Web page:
Mass spectrometry (MS) has emerged as one of the most valuable tools in modern biology.

In proteomics, it facilitates the measurement of protein mass and protein identity, as well as quantification with extraordinary sensitivity, speed and accuracy.

MS can also be used to analyse other molecules such as lipids, glycans and oligonucleotides for identification and often quantification. It's a core technology for "omics" research.

Contact us

Contact Dr Amanda Nouwens for more information on sample preparation, experimental design, prices, and seminar dates.

Analyses and applications

Analyses

  • Protein identification from complex mixtures and purified proteins using bottom-up or top-down methods.
  • Quantitative workflows (SWATH, multiple reaction monitoring, labelled techniques).
  • Analysis of post-translational modifications (eg glycopeptides, dimethylarginine, succinylation, phosphorylation, disulphide-bond mapping, etc).
  • Intact mass analyses to determine exact protein size.
  • Native MS for protein complexes.
  • De novo sequencing of novel proteins.

Applications and projects

  • Identification of proteins (eg those not encoded by main ORFs; confirmation of recombinant protein purification; identification of proteins from co-IP experiments). 
  • Relative quantification of proteins from different growth conditions using SWATH (wildtype versus mutant yeast, normal versus Alzheimer brain, normal versus diseased patient saliva samples).
  • Identification of biomarkers in sera and saliva for human diseases.
  • Mapping post-translational modifications, including type, amino acid location/s and analysis of when proteins are modified (eg glycosylation status in yeast mutants, dimethyarginine status on hnRNP proteins, disulphide bond linkages in recombinant proteins).
  • Confirming intact protein size so as to identify PTMs or truncations on proteins. 

Our facility has enabled a large number of School researchers and collaborators to answer their biological questions.

Equipment and location

Instruments

ABSciex TripleTof 5600

The TripleTof 5600 mass spectrometer is a quadrupole-hybrid time-of-flight instrument. It's a sensitive state-of-the-art instrument with high resolution, mass accuracy and fast acquisition rates (~50 MS/MS per second), suitable for discovery projects (ie what proteins are in my sample?), relative quantitation of proteins (SWATH, iTRAQ, SILAC etc), intact mass analysis (<10 ppm error) and (some) native MS. A Shimadzu Prominence 1D nano-LC system is used to provide upstream separation of samples with reversed phase chromatography. 

ABSciex QTRAP 5500

The QTRAP 5500 mass spectrometer is a quadrupole-TRAP instrument most suitable for quantification of samples and structural analyses (eg MS^3, neutral loss and precursor ion scans). It has at least 10-fold sensitivity over previous models. An Agilent 1100/1200 capLC and a Shimadzu UHPLC system are available for upstream separation of samples.

Orbitrap Elite with ETD

The Orbitrap Elite with ETD is a state-of-the-art hybrid trap mass spectrometer. Suitable for protein identification from both bottom-up and top-down methods, as well as quantification of molecules (labelled samples), intact mass analyses, and characterisation of post-translational modifications. Accurate to < 1ppm and with resolution >240,000. A Dionex nano-UPLC system is used to provide upstream separation of samples with reversed-phase chromatography.  

Associated equipment and software

  • Shimadzu Prominence nano-LC system.
  • Agilent 1100/1200 capLC system.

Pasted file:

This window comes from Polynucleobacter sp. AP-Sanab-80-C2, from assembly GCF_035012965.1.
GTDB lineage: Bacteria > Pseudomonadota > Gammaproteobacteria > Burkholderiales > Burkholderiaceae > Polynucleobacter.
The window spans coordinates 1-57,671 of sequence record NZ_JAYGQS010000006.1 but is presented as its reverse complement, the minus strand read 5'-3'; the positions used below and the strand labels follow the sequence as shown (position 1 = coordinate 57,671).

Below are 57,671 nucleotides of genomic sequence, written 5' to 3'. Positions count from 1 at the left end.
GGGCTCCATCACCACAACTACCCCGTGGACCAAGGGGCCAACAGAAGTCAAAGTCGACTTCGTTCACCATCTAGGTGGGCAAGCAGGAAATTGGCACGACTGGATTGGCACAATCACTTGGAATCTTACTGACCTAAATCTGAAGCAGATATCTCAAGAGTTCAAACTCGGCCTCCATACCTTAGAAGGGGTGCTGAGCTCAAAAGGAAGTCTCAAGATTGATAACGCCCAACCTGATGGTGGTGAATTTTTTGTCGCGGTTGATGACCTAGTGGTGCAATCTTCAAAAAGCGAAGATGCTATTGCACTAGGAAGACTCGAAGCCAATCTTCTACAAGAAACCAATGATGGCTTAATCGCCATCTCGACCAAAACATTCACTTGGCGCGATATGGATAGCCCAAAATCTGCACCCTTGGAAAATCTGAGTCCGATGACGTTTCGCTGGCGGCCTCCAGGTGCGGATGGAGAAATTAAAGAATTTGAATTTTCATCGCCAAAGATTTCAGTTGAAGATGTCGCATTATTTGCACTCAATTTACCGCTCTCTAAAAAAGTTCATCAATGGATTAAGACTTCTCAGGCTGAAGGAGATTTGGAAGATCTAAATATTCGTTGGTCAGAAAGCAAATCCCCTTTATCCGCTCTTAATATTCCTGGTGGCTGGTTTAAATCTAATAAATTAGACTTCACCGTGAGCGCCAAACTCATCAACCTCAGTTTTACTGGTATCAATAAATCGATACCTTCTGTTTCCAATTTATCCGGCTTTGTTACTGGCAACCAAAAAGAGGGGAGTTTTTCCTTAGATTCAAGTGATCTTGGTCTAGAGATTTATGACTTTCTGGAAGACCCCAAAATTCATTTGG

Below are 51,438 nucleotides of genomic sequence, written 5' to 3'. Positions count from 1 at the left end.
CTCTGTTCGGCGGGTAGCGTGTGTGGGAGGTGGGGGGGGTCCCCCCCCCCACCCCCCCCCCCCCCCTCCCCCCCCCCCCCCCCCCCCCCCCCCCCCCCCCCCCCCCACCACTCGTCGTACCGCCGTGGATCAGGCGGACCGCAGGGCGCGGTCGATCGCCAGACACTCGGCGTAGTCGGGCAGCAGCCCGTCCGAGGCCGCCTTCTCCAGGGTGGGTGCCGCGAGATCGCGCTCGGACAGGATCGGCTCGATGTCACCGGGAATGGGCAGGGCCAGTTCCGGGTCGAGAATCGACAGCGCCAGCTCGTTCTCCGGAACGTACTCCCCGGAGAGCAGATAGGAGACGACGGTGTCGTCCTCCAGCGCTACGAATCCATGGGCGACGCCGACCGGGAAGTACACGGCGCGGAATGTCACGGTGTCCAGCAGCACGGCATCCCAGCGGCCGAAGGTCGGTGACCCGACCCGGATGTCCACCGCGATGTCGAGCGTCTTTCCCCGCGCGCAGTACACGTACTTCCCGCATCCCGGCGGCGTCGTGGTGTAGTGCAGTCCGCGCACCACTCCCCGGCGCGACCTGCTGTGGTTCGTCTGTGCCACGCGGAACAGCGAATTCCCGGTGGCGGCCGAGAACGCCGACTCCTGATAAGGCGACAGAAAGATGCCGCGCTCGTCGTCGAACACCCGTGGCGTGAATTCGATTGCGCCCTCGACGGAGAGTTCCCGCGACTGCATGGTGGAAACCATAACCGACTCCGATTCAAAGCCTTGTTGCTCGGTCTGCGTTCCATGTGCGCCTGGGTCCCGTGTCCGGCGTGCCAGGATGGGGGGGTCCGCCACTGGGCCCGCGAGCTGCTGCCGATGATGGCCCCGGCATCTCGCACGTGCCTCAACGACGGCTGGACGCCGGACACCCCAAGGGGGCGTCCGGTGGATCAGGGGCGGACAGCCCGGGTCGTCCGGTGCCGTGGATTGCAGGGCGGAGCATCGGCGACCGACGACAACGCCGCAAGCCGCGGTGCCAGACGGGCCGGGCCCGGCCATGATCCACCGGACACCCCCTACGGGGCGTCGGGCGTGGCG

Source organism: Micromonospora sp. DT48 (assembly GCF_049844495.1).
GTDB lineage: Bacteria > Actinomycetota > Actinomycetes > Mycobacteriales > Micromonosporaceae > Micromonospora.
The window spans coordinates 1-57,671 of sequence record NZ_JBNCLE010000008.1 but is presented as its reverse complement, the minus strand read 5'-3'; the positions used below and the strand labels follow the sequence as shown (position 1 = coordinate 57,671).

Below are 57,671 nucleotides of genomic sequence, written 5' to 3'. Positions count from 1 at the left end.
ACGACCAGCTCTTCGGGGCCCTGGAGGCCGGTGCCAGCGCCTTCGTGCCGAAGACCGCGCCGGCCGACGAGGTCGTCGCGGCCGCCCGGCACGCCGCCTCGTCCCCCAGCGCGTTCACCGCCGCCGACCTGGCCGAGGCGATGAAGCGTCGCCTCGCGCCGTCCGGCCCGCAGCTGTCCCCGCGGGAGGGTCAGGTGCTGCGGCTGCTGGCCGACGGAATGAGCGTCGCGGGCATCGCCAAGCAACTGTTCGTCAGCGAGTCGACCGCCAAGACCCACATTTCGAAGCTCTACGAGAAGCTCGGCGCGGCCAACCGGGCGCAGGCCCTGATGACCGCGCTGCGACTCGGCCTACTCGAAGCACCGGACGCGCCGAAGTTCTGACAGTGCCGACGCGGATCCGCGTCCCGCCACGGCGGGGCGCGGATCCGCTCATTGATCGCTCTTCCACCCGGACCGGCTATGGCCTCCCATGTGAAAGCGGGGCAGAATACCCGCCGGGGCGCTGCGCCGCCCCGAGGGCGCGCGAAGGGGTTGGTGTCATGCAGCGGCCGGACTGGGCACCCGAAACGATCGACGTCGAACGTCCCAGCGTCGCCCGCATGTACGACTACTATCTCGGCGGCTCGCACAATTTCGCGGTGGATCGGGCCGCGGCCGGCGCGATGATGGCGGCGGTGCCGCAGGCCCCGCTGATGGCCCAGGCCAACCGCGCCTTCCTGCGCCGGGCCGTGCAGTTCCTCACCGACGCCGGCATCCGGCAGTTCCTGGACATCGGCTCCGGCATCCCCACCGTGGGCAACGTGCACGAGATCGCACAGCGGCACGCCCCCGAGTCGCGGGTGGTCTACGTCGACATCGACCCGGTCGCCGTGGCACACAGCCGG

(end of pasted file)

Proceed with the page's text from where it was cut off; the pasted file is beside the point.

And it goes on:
• Shimadzu Prominence UHPLC system.
  • Various MS software programs (ProteinPilot, MRMPilot, MultiQuant, LipidView).
  • Speed-vacuum concentrators, freeze-driers, water-bath sonicators, offline HPLC fractionators and incubators. 

Location

Molecular Biosciences Building (Building 76), Room 441A

Sample requirements and training

Sample requirements

Sample preparation is critical: samples need to be detergent- and salt-free.

In general, for protein identification and quantification, samples need to be enzymatically digested (eg trypsin) followed by SPE (solid phase extraction) clean-up. 

The amount required depends on sample complexity with sensitivity on the order of femtomol to attomol range. As an easy guide, a Coomassie stained gel slice should provide excellent results for gel slices, or 1-5ug of a complex mix of digested proteins in solution.

To provide greater proteome sequence coverage, we offer an offline HPLC system for upstream fractionation of complex samples prior to LC-MS/MS analysis.

For intact mass analysis, proteins need to be in a detergent-free buffer or solvent.

The amount required depends on size:

  • 5 kDa: ~25 pmol
  • 20 kDa: ~100 pmol
  • 60 kDa: ~500 pmol.

Training

We offer twice-yearly introductory seminars on MS that cover:

  • an introduction to MS
  • sample preparation for proteomics
  • database searching.

Charges and considerations

Fees

We charge an access fee to cover consumable and maintenance costs.

Charges

Internal users

Contact us for analyses rates.

External users

Individual analyses: $320 per sample

If you submit more than 20 samples within two months, prices will convert to tier charges.

Tier charges

Tier 1 group user <400 samples or <300 hours $6400 for 1 year or $3200 for 6 months (at half the usage rate)
Tier 2 group user 401–800 samples or 300–600 hours $11,200 for 1 year or $5600 for 6 months (at half the usage rate)
Tier 3 group user 801–1600 samples or 600–1200 hours

$16,000 for 1 year or $8000 for 6 months (at half the usage rate)

Note: 

  • For usage above 1600 samples (or 1200 hours annually), prices are by negotiation.
  • As some samples require long acquisition times, tiers are based on sample number and hours.

Considerations

UQ users have priority of access.

You'll need to undertake the relevant building and other inductions before using equipment.